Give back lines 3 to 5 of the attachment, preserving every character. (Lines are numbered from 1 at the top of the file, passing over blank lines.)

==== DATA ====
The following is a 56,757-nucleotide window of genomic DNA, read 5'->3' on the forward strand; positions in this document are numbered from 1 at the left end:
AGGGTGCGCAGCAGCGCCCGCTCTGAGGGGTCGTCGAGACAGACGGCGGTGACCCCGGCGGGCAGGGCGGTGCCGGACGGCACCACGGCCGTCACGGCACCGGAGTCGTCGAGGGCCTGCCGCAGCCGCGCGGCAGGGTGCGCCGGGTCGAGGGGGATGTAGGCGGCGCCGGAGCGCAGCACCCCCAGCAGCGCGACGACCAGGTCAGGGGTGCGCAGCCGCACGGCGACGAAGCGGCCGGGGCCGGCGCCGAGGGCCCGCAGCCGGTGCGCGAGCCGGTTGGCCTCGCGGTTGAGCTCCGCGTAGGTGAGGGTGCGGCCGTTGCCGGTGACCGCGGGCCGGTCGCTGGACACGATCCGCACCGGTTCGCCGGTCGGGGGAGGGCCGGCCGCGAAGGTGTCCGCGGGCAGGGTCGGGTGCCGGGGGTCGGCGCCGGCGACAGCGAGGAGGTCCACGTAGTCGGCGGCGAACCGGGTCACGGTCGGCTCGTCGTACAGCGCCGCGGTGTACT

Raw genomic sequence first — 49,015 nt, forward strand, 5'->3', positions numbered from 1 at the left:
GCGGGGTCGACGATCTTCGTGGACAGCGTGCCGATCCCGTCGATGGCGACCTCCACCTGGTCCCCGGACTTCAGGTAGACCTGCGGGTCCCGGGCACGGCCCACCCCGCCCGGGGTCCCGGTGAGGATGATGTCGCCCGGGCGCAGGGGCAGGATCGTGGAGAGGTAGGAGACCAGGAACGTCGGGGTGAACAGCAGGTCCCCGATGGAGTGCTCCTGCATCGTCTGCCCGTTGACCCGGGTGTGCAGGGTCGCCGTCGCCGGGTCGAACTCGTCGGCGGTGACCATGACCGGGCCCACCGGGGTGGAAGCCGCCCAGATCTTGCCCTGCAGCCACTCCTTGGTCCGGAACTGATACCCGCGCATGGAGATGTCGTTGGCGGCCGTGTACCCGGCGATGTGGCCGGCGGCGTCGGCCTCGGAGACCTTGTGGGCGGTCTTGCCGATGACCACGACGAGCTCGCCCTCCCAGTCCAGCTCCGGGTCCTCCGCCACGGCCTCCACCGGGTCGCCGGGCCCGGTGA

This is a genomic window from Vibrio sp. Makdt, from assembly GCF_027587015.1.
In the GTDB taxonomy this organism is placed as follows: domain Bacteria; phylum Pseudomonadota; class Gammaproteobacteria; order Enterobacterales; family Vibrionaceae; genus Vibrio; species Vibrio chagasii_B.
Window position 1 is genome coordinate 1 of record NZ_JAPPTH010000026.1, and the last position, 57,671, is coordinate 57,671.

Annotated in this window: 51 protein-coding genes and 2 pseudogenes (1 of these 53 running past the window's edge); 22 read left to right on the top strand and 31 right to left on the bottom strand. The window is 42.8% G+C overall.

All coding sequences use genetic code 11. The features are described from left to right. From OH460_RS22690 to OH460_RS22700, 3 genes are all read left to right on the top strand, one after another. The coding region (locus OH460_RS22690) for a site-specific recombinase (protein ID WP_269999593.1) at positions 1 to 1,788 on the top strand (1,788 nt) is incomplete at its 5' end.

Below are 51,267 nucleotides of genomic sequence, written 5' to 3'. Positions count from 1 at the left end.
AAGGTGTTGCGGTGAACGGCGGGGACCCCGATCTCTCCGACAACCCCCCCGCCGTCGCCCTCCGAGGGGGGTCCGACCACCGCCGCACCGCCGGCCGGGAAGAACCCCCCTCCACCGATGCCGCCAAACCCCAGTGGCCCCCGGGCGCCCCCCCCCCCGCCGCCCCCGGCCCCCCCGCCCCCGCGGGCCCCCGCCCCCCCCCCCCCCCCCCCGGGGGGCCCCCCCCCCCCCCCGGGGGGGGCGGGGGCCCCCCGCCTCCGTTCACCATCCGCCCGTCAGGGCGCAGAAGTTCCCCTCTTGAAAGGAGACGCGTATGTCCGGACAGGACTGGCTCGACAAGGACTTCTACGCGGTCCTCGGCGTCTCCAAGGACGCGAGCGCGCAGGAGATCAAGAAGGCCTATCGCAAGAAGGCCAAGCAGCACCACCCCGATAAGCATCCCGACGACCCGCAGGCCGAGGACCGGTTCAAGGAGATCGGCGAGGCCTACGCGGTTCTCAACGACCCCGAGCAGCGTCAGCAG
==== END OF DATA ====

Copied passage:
Raw genomic sequence first — 49,015 nt, forward strand, 5'->3', positions numbered from 1 at the left:
GCGGGGTCGACGATCTTCGTGGACAGCGTGCCGATCCCGTCGATGGCGACCTCCACCTGGTCCCCGGACTTCAGGTAGACCTGCGGGTCCCGGGCACGGCCCACCCCGCCCGGGGTCCCGGTGAGGATGATGTCGCCCGGGCGCAGGGGCAGGATCGTGGAGAGGTAGGAGACCAGGAACGTCGGGGTGAACAGCAGGTCCCCGATGGAGTGCTCCTGCATCGTCTGCCCGTTGACCCGGGTGTGCAGGGTCGCCGTCGCCGGGTCGAACTCGTCGGCGGTGACCATGACCGGGCCCACCGGGGTGGAAGCCGCCCAGATCTTGCCCTGCAGCCACTCCTTGGTCCGGAACTGATACCCGCGCATGGAGATGTCGTTGGCGGCCGTGTACCCGGCGATGTGGCCGGCGGCGTCGGCCTCGGAGACCTTGTGGGCGGTCTTGCCGATGACCACGACGAGCTCGCCCTCCCAGTCCAGCTCCGGGTCCTCCGCCACGGCCTCCACCGGGTCGCCGGGCCCGGTGA

This is a genomic window from Vibrio sp. Makdt, from assembly GCF_027587015.1.